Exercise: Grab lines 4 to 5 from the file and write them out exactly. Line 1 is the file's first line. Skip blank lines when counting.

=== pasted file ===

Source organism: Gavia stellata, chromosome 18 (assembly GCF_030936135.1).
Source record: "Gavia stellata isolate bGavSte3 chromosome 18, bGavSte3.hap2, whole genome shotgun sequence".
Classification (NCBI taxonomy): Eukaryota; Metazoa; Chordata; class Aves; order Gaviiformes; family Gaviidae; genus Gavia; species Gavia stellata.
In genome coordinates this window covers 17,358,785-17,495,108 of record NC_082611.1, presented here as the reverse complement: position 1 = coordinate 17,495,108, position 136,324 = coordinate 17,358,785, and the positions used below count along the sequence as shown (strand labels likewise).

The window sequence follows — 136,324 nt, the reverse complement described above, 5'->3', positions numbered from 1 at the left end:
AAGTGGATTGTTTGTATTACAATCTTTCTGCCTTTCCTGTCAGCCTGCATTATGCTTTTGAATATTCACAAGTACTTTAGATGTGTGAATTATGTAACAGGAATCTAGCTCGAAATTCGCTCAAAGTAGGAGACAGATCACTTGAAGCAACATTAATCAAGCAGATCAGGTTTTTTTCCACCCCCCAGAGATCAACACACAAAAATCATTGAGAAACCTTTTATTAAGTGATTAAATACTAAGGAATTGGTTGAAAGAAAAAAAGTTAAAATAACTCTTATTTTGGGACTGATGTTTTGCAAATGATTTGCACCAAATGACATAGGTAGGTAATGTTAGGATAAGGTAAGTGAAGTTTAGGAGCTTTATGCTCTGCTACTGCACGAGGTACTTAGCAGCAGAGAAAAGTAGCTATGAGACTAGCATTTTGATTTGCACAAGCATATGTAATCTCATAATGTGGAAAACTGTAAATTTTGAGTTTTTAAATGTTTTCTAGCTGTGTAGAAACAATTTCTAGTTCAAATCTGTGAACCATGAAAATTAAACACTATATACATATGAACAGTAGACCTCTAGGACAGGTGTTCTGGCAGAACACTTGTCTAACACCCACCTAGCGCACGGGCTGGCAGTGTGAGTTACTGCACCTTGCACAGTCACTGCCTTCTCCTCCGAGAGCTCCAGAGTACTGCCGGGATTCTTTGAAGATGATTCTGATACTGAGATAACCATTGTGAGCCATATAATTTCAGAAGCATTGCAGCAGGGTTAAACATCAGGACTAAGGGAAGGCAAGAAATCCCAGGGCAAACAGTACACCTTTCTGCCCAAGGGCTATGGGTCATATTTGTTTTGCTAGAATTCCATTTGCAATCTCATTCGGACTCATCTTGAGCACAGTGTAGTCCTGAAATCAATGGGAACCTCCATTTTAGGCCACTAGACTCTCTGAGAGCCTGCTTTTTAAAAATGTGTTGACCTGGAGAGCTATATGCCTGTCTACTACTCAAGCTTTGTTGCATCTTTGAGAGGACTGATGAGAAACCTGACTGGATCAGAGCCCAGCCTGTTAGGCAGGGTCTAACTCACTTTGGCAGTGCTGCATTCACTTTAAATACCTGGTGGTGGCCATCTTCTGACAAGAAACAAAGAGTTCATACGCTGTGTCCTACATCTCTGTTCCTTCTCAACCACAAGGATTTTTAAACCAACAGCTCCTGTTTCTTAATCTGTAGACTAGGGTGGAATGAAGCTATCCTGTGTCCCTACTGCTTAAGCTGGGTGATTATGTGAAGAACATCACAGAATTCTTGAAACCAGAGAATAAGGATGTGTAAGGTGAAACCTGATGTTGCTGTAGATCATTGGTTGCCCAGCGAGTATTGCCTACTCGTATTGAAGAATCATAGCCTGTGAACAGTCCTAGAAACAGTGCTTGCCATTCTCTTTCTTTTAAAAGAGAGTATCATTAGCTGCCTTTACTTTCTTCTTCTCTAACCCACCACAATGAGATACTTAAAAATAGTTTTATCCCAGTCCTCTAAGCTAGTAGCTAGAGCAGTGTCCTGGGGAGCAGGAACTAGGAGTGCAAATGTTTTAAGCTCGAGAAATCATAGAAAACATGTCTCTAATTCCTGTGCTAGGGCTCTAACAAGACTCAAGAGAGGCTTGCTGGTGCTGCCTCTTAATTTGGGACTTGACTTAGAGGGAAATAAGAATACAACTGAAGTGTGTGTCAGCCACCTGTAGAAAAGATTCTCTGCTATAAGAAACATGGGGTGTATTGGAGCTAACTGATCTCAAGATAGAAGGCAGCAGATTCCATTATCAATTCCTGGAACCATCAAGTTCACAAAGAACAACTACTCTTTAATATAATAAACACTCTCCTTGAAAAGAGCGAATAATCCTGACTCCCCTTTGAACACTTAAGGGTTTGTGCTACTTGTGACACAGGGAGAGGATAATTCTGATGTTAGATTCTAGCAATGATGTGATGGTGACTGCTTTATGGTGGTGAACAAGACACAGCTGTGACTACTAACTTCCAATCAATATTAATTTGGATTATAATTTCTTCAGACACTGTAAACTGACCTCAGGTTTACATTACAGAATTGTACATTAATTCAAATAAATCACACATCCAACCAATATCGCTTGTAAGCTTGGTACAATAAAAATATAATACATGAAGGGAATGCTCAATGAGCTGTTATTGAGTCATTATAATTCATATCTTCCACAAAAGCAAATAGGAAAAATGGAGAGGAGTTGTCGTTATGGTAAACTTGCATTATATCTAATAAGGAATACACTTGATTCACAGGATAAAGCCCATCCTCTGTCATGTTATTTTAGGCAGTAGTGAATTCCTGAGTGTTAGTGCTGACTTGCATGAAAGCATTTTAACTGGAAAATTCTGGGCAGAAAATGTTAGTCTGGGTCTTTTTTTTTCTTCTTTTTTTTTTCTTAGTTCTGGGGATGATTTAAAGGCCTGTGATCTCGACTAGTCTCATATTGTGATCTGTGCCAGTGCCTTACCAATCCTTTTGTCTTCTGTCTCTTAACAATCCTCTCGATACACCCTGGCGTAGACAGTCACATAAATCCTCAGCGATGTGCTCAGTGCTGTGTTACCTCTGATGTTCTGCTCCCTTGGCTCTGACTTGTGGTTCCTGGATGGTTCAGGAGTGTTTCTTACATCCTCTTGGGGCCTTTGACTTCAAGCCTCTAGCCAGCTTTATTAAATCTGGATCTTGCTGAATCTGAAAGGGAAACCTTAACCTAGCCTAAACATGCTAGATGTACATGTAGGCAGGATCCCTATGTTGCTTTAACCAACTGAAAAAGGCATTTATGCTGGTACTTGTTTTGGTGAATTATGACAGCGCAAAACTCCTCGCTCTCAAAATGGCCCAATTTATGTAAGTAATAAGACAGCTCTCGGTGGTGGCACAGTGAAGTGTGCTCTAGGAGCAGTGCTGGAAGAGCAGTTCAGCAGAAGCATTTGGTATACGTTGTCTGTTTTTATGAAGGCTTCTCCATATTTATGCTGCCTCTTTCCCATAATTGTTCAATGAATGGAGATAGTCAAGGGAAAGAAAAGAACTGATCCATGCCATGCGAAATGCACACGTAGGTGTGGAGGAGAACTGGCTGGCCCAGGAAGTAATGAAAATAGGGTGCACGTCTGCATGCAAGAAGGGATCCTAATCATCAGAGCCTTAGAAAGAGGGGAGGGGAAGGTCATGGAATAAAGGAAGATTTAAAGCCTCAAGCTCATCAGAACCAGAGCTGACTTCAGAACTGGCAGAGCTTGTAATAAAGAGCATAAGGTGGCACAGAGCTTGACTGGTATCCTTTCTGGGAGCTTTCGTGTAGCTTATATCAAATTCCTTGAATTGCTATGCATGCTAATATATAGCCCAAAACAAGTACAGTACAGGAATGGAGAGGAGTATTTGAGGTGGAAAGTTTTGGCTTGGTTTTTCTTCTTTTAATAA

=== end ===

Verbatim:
In genome coordinates this window covers 17,358,785-17,495,108 of record NC_082611.1, presented here as the reverse complement: position 1 = coordinate 17,495,108, position 136,324 = coordinate 17,358,785, and the positions used below count along the sequence as shown (strand labels likewise).

The window sequence follows — 136,324 nt, the reverse complement described above, 5'->3', positions numbered from 1 at the left end: